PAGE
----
Industrial-Sized Deals TextBTS15 Shop Women's Handbags Learn more nav_sap_SWP_6M_fly_beacon $5 Albums $5 Off Fire TV Stick Subscribe & Save Shop Popular Services gotS5 gotS5 gotS5  Amazon Echo Starting at $99 Kindle Voyage Metal Gear Solid 5 Shop Back to School with Amazon Back to School with Amazon Outdoor Recreation Learn more
Profile for Nicholas Fox > Reviews


Nicholas Fox's Profile

Customer Reviews: 11
Top Reviewer Ranking: 31,085,853
Helpful Votes: 155

Community Features
Review Discussion Boards
Top Reviewers

Guidelines: Learn more about the ins and outs of Your Profile.

Reviews Written by
Nicholas Fox RSS Feed

Page: 1 | 2
Artist's Album
Artist's Album
28 used & new from $1.88

13 of 14 people found the following review helpful
5.0 out of 5 stars A fascinating compendium of Boulez' versatility., June 10, 2000
This review is from: Artist's Album (Audio CD)
Compilations of classical music usually bring a bite-sized, dumbed-down view of the music at hand, but in the case of a musician of the stature and insight of Pierre Boulez, this is a compilation to be applauded. You will hear Boulez' amazing versatility in music from Berlioz to his own masterpiece Repons, with a powerful, unsentimental Parsifal Prelude, a charming, wonderfully grotesque Lulu excerpt, some ferocious, charged Stravinsky, ecstatic Messiaen, and luminous, gorgeous Ravel and Debussy in between. The playing is uniformly outstanding, and one can only hope that a collection like this will spur neophytes on to the riches of Boulez' discography. Highly recommended!

Stravinsky: Symphony of Psalms; Symphony in Three Movements; Symphonies of Wind Instruments
Stravinsky: Symphony of Psalms; Symphony in Three Movements; Symphonies of Wind Instruments
Offered by MEGA Media
Price: $13.38
43 used & new from $2.67

20 of 26 people found the following review helpful
3.0 out of 5 stars The wrong orchestra for this music., March 14, 2000
The absolute key to performing the music of Igor Stravinsky, whether it be Pulcinella or the Requiem Canticles, is a precise delineation of rhythm. This is of course true for all music, but it is especially true for Stravinsky. Rhythmic motivization and development is the basis for the propulsion and power of his musical thought, and any performance that does not clearly outline his rhythmic thinking is a poor one. This is where the Berlin Philharmonic, not Boulez, becomes the problem. The Berliners style of playing and sound is one in which all attacks (the initial playing of a musical note) are massively elongated and full. This is true whether the music is sustained and slow, or fast and choppy. They simply attack all notes, disregarding the tempo or character of the music, the same way. This gives them that familiar Berlin sound, a sound of undifferentiated mass. This may work for some music, but not for Stravinsky. As beautiful and ethereal as the Symphony of Psalms most certainly is, nearly 60 per cent of the piece is rhythmically detached and choppy. In the allegro of the 3rd movement, which absolutely DEPENDS on rhythmic detachment, the massive, granitic playing of the Berliners forces the music to fall apart, and the music becomes sloppy. When the music is slower and sustained, as in the second and final psalms, their style is more effective, but too often they become a big glob of sound-- pretty, but amorphous. The simple fact is that Boulez should have recorded this music with an American orchestra--an orchestra which can handle both the sustained, long-lined aspects of the music, and the rhythmically spiky ones. It's really too bad, because Boulez' conception of the piece is a wonderful one. But in his orchestral selection, he chose poorly.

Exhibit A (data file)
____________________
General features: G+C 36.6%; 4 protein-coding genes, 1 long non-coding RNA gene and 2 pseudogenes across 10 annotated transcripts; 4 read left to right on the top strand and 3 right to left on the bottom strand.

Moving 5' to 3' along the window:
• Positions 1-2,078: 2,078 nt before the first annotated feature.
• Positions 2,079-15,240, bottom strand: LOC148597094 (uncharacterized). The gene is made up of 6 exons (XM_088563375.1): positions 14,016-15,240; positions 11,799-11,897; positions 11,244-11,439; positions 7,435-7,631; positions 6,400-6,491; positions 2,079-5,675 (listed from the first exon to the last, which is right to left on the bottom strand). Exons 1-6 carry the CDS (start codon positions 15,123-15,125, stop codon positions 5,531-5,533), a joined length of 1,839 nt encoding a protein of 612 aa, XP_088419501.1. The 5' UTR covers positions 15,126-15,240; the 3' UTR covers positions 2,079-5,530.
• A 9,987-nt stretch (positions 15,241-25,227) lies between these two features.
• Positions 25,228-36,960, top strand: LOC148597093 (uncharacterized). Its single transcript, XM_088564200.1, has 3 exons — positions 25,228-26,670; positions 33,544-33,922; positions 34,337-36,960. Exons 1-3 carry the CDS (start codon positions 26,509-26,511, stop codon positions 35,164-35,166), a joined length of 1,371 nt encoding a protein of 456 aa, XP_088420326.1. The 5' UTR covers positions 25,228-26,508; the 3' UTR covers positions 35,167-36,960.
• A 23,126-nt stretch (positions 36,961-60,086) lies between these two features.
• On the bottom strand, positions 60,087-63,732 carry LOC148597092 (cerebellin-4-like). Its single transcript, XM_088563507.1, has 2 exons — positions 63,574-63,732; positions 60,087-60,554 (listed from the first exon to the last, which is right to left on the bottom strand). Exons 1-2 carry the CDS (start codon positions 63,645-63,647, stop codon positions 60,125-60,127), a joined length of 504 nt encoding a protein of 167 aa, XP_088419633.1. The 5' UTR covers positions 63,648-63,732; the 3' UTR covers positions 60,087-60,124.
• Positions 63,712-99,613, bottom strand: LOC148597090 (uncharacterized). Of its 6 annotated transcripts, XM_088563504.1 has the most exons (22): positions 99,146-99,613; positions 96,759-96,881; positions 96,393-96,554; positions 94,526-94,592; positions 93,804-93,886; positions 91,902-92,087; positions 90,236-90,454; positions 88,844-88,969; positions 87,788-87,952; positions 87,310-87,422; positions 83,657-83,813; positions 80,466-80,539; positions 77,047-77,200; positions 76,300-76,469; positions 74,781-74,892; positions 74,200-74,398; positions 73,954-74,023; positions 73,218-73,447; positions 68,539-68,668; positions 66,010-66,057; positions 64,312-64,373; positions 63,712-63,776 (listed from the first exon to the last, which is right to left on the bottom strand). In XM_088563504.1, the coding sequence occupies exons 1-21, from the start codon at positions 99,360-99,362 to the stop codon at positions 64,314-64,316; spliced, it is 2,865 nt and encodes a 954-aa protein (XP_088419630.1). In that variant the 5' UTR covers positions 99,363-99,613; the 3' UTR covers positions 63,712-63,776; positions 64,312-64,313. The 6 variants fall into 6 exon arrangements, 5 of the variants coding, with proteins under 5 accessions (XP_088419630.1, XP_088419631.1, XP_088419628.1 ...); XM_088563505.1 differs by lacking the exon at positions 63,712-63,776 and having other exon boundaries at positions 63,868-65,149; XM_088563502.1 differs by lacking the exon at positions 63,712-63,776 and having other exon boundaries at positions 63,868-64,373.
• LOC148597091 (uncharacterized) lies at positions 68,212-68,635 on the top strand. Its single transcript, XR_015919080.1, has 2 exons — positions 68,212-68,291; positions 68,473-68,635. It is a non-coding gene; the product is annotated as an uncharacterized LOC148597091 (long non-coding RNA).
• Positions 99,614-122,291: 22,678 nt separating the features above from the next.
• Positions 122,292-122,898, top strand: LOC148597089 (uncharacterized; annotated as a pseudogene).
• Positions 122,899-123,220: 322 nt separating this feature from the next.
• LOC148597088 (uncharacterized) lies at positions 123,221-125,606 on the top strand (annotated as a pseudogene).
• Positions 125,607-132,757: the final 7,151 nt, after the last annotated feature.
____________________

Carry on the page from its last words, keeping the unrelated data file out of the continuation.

Boulez: Répons / Dialogue de l'Ombre Double
Boulez: Répons / Dialogue de l'Ombre Double
52 used & new from $3.09

9 of 13 people found the following review helpful
5.0 out of 5 stars A masterpiece and 20th century musical landmark., December 20, 1999
Pierre Boulez is, with Stravinsky, Bartok, Schoenberg and Webern, one of the 5 greatest composers of the 20th century, and Repons is a towering masterpiece. You simply must hear it. His command of energy, color and structure is as moving and powerful as anything the past masters of previous centuries achieved, and in this work he opens up new fields of expression and technique that are simply astonishing. If you listen closely, you may be moved. Don't be put off. This is titanic art from a titanic mind. Needless to say, the performance is definitive.

Great Orchestral Works
Great Orchestral Works
14 used & new from $2.50

9 of 11 people found the following review helpful
5.0 out of 5 stars A good collection, with the greatest "Images" of all time., September 30, 1999
This review is from: Great Orchestral Works (Audio CD)
This collection is a fine overview of Debussy's greatest orchestral works in mostly excellent performances. Tilson Thomas' Nocturnes and Afternoon of a Faun are excellent, but his Jeux is dull as can be. With his La Mer, Szell proved that he could be a persuasive conductor of French music. Though it may not be as "atmospheric" as other versions, you hear things in it that you won't hear anywhere else. The biggest letdown is the cheesy, schmaltzy arrangement of Clair de Lune, a PIANO PIECE, here done to nauseatingly sentimental effect by Ormandy and the Philadelphia String Orchestra. (Did they even have a wind or brass section?) But if there is any reason to get this collection, it is for Pierre Boulez' 1967 Images with the Cleveland Orchestra, an absolutely stunning interpretation and performance. If there is any recording that disproves Boulez' reputation as 'cold and cerebral' (whatever that means), it is this--an electric, moving, stirring performance of a still underrated Debussy work. The Spanish rhythms are inflected naturally and beautifully, the Cleveland Orchestra plays just like what they were in the 60's--the greatest orchestra in the world--and the overall effect is magical. One of the great Debussy recordings of the century. (And it outshines by a comfortable margin Boulez' recent remake with the same orchestra) Don't miss it.